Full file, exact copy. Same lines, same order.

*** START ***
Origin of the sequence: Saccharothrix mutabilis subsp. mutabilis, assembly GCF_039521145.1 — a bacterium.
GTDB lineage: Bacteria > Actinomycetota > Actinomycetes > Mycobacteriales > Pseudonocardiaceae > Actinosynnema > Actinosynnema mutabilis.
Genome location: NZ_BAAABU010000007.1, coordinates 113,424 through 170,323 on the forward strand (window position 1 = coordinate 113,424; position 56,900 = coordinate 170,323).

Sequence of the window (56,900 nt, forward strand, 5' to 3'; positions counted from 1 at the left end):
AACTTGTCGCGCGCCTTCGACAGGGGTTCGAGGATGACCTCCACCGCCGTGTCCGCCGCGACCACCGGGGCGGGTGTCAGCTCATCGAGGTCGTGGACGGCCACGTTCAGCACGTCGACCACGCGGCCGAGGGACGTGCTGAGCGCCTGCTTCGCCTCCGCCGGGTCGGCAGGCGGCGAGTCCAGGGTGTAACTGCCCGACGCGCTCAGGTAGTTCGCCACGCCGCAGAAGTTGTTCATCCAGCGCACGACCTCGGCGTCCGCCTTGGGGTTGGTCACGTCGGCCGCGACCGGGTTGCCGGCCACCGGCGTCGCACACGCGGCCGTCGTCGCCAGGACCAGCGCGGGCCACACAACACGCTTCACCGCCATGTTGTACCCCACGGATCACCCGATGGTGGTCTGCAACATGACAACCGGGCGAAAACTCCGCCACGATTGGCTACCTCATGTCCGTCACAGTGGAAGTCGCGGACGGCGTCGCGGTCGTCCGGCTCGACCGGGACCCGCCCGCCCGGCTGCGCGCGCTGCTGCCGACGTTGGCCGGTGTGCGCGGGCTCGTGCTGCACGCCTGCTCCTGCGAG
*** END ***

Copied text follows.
Origin of the sequence: Saccharothrix mutabilis subsp. mutabilis, assembly GCF_039521145.1 — a bacterium.
GTDB lineage: Bacteria > Actinomycetota > Actinomycetes > Mycobacteriales > Pseudonocardiaceae > Actinosynnema > Actinosynnema mutabilis.
Genome location: NZ_BAAABU010000007.1, coordinates 113,424 through 170,323 on the forward strand (window position 1 = coordinate 113,424; position 56,900 = coordinate 170,323).

Sequence of the window (56,900 nt, forward strand, 5' to 3'; positions counted from 1 at the left end):
AACTTGTCGCGCGCCTTCGACAGGGGTTCGAGGATGACCTCCACCGCCGTGTCCGCCGCGACCACCGGGGCGGGTGTCAGCTCATCGAGGTCGTGGACGGCCACGTTCAGCACGTCGACCACGCGGCCGAGGGACGTGCTGAGCGCCTGCTTCGCCTCCGCCGGGTCGGCAGGCGGCGAGTCCAGGGTGTAACTGCCCGACGCGCTCAGGTAGTTCGCCACGCCGCAGAAGTTGTTCATCCAGCGCACGACCTCGGCGTCCGCCTTGGGGTTGGTCACGTCGGCCGCGACCGGGTTGCCGGCCACCGGCGTCGCACACGCGGCCGTCGTCGCCAGGACCAGCGCGGGCCACACAACACGCTTCACCGCCATGTTGTACCCCACGGATCACCCGATGGTGGTCTGCAACATGACAACCGGGCGAAAACTCCGCCACGATTGGCTACCTCATGTCCGTCACAGTGGAAGTCGCGGACGGCGTCGCGGTCGTCCGGCTCGACCGGGACCCGCCCGCCCGGCTGCGCGCGCTGCTGCCGACGTTGGCCGGTGTGCGCGGGCTCGTGCTGCACGCCTGCTCCTGCGAG